The lesions of the eye can lead to abnormal or damage of your eye and there is various form of eye lesion including:
- 1 Congenital lesions of the eye
- 2 Inflammatory conditions of the eye (Lesions of the eye)
- 3 Vascular lesions of the eye
Congenital lesions of the eye
There is the following form of lesions of the eye, including:
This is also known as retinopathy of prematurity. It is a developmental disorder that occurs in premature infants who have been given oxygen therapy at birth.
The basic defect includes developmental prematurity of the retinal blood vessels that are extremely sensitive to a high dose of oxygen therapy.
The peripheral portion of the retina is incompletely vascularized and exposure to oxygen finally results in vaso-obliteration in such infants.
But upon stoppage of oxygen therapy, there is an occurrence of neovascularization, cicatrisation and retinal detachment.
This includes a group of systemic and ocular diseases of unknown aetiology, characterised by degeneration of the retinal pigment epithelium.
The various inheritance patterns include autosomal dominant, autosomal recessive trait or sex-linked recessive trait. The earliest clinical feature is night blindness due to loss of rods and that may progress to total blindness later on.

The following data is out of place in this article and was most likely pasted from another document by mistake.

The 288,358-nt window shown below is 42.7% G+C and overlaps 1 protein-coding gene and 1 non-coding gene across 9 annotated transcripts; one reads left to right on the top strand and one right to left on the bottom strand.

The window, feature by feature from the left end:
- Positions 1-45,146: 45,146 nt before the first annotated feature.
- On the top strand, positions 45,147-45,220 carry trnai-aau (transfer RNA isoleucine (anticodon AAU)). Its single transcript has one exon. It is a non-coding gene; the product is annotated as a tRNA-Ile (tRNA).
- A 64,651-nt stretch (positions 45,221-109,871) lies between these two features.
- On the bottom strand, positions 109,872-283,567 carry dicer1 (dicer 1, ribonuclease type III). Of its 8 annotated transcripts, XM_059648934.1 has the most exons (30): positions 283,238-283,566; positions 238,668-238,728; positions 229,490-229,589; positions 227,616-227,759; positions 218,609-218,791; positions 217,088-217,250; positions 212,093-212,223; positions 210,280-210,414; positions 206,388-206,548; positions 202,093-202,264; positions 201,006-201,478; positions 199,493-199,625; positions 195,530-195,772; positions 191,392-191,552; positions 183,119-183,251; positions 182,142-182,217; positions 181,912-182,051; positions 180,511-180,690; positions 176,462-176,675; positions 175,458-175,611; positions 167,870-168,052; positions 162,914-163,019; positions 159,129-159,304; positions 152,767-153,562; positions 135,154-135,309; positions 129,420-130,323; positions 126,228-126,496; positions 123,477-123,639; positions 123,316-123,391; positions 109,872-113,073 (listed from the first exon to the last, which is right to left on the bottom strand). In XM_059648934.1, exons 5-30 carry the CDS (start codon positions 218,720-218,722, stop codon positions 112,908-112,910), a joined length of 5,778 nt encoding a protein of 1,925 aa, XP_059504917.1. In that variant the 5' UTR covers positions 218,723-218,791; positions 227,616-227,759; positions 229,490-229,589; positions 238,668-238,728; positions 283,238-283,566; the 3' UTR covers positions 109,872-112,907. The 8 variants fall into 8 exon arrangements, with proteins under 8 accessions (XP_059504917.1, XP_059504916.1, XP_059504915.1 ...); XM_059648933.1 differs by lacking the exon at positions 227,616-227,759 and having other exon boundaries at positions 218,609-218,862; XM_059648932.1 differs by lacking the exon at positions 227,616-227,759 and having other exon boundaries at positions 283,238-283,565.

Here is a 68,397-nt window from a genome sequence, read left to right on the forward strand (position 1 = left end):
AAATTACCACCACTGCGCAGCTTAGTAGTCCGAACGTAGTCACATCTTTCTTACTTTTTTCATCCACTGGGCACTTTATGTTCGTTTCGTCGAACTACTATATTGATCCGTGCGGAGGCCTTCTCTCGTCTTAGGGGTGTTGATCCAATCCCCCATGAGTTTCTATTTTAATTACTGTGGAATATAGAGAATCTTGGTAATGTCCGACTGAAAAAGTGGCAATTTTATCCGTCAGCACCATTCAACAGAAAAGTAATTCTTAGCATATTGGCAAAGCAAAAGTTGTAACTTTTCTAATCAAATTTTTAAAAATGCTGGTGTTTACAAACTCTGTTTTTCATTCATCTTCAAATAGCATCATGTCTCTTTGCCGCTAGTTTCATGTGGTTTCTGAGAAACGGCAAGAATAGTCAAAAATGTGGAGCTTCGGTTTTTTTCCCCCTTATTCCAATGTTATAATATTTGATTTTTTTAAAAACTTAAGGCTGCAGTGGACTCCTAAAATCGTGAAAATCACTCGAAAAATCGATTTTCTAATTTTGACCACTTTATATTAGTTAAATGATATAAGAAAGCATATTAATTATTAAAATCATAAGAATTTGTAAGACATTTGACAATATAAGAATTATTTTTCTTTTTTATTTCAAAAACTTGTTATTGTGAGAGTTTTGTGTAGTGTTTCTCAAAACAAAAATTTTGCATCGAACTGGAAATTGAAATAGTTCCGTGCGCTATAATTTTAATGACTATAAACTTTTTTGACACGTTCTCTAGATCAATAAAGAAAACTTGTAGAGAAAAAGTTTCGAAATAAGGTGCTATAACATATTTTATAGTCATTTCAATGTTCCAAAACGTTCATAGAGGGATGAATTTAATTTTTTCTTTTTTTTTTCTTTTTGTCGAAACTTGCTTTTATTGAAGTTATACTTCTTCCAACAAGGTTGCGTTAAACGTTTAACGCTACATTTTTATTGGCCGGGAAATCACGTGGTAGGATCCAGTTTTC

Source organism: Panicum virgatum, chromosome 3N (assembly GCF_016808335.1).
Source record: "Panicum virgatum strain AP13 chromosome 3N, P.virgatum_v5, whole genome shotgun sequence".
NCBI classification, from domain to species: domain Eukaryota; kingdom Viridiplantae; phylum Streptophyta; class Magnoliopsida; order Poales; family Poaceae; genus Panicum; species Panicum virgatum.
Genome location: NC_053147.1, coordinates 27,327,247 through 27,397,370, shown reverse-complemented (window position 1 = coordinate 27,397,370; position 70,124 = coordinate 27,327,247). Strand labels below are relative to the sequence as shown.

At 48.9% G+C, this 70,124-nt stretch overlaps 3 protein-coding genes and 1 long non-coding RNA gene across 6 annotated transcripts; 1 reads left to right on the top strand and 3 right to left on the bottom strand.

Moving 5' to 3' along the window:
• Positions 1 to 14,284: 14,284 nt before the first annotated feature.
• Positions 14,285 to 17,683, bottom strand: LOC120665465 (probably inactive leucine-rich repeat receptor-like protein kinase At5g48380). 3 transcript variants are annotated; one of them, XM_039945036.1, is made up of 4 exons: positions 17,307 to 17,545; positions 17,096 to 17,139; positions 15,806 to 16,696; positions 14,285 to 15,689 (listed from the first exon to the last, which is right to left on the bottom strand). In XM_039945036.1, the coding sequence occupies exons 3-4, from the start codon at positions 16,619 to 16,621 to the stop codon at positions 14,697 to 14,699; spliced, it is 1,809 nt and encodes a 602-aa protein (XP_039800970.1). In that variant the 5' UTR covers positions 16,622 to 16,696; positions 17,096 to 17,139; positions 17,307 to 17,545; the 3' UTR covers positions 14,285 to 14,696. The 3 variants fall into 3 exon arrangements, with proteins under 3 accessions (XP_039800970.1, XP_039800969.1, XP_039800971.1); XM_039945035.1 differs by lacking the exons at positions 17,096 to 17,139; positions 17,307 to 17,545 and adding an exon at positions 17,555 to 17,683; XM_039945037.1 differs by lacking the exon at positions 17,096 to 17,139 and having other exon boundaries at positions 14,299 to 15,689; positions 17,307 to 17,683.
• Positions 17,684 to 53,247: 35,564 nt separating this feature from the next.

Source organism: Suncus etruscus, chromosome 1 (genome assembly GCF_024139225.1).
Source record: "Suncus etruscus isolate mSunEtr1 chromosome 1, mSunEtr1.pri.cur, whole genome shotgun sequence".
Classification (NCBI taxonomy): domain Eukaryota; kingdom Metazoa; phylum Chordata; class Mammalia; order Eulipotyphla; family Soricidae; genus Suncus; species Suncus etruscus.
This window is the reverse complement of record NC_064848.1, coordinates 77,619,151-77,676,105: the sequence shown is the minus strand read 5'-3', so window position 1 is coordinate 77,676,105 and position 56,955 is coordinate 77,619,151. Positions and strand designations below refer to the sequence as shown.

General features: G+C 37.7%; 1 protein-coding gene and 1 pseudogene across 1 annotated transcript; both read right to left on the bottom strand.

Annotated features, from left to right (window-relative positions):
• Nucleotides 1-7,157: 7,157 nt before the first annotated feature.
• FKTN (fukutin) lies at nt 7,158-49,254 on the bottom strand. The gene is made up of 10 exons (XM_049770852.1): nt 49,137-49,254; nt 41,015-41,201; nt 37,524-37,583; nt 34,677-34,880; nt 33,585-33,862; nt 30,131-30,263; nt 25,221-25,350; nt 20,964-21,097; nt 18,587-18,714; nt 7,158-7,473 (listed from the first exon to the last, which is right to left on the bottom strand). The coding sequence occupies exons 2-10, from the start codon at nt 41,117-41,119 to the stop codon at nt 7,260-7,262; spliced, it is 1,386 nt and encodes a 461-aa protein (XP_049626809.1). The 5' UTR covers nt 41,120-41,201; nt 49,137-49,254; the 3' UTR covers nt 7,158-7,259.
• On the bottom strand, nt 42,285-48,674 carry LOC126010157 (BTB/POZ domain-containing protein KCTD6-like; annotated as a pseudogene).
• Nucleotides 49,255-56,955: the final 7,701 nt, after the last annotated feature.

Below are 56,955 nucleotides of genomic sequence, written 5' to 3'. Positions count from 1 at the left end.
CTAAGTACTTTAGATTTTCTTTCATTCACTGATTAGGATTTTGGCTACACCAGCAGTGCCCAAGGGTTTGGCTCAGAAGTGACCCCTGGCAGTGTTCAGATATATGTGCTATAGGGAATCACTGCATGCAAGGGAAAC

Microscopy: Photoreceptor layer of the retina shows disappearance of rods and cones, degeneration of pigment epithelium and ingrowth of the glial membrane on the optic disc.
Inflammatory conditions of the eye (Lesions of the eye)
Inflammatory conditions of the eye are classified according to the tissue affected. It can be described in the following topic:
- Conjunctivitis and keratoconjunctivitis
It is the term given for ocular inflammation of the uveal tract, which is the most vascular tissue of the eye. Uveitis is further divided into 2 types:
The number of chronic granulomatous conditions caused by bacteria like tuberculosis, leprosy, syphilis. viruses like CMV disease, herpes zoster fungi like aspergillosis, blastomycosis, phycomycosis, histoplasmosis and certain parasites like toxoplasmosis, onchocerciasis.
This is also known as sympathetic uveitis. The condition may result from an auto sensitivity reaction to injured uveal tissue. It leads to a severe visual loss in both eyes if not diagnosed and treated early.
Microscopically, granulomatous lesions consisting of epithelioid cells and lymphocytes affecting both the eyes seen. Necrosis and neutrophilic or plasma cell infiltration are absent.
A stye (Hordeolum)
This is an acute suppurative inflammation of the sebaceous glands of Zeis, the apocrine glands of Moll and the eyelash follicles (external hordeolum). But the less common ‘internal hordeolum’ is an acute suppurative inflammation of the meibomian glands.
It is a very common chronic inflammatory process involving the meibomian glands. It occurs due to obstruction to the drainage of secretions.
Inflammation begins with the destruction of meibomian glands and duct and finally affects the tarsal plate.
Microscopically, the appearance of a chronic inflammatory granuloma located in the tarsus and contains fat globules at the centre of the granulomas that signify the appearance of a lymphogranuloma.
Endophthalmitis is an acute suppurative intraocular inflammation. But panophthalmitis is inflammation of different structures such as the retina, choroid and sclera and extending to the orbit.